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The Secret History Of Chicago Salsa
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The Secret History Of Chicago Salsa


Finally this hour, a snapshot of a small but vibrant music scene in 1970s Chicago - salsa. The scene was centered around the neighborhood of Humboldt Park. At the time, Chicago salsa was rarely heard outside northern Illinois.

Well, now a new compilation aims to bring the music to a wider audience. Oliver Wang has this review.

OLIVER WANG: Carlos Ruiz arrived in Chicago from New York in 1950. The Puerto Rican native was a dancer by training and saw a need for a cultural and social venue to bring together the city's growing immigrant community.

So he founded The Puerto Rican Congress of Mutual Aid, originally housed in a basement a few blocks north of the stretch now known as Paseo Boricua: the Puerto Rican Promenade.

(Soundbite of music)

LA JUSTICIA (Music Group): (singing in foreign language)

WANG: By the late 1960s, the earliest salsa sounds from New York began to reach the Puerto Rican community in Chicago, then the second-biggest in America. Ruiz's Congress had become a local institution. So it was only natural that when a young band named La Justicia needed a place to play, the musicians approached Ruiz.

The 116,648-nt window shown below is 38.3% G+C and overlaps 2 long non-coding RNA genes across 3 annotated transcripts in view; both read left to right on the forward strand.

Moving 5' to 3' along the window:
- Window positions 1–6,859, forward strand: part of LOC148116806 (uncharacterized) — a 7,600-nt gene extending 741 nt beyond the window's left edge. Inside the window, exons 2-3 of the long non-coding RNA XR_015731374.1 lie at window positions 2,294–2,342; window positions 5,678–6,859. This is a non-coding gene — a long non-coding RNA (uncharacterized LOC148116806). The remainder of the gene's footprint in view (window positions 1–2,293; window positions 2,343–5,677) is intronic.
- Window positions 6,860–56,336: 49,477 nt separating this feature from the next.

(Soundbite of music)

LA JUSTICIA: (singing in foreign language)

WANG: This seed grew when Ruiz decided to record some of the bands. Ebirac Records was born, one of the only labels anywhere devoted to Chicago salsa.

(Soundbite of music)

LA JUSTICIA: (Singing in foreign language)

WANG: The U.S. salsa scene was dominated by Puerto Rican musicians. In New York, they drew heavily on Cuban styles such as the guaguanco and son montuno, but in Chicago, the local community turned to Puerto Rican influences, especially folkloric dance rhythms like the plena.

(Soundbite of music)

Unidentified People: (Singing in foreign language).

WANG: If Chicago's salsa history is largely unknown, it's partly because the major Latin labels in New York and Miami took little interest in the city's bands. On the one hand, that meant Ebirac could command its own empire.

On the other, its resources were limited, so most of its recordings were sold direct to fans at performances and had almost no national distribution.

(Soundbite of music)

Unidentified People: (Singing in foreign language).

WANG: The new anthology "Boricua Salsa de Chicago" offers an exhaustive set of liner notes in large part because it was compiled by the Numero Group, a label based in Chicago. The notes summarize a massive interaction of musical, cultural and political movements.

The CD's 15 songs can only skim the surface of that dense history, but at least they document an era that otherwise may only have survived in people's memories. Chicago may be more famous for its blues, soul and house scenes, but this new compilation reminds us that other musics have been vitally alive in the city, especially along the Puerto Rican Promenade.

(Soundbite of music)

BLOCK: Our reviewer, Oliver Wang, runs the audio blog, and you can hear more Chicago salsa at

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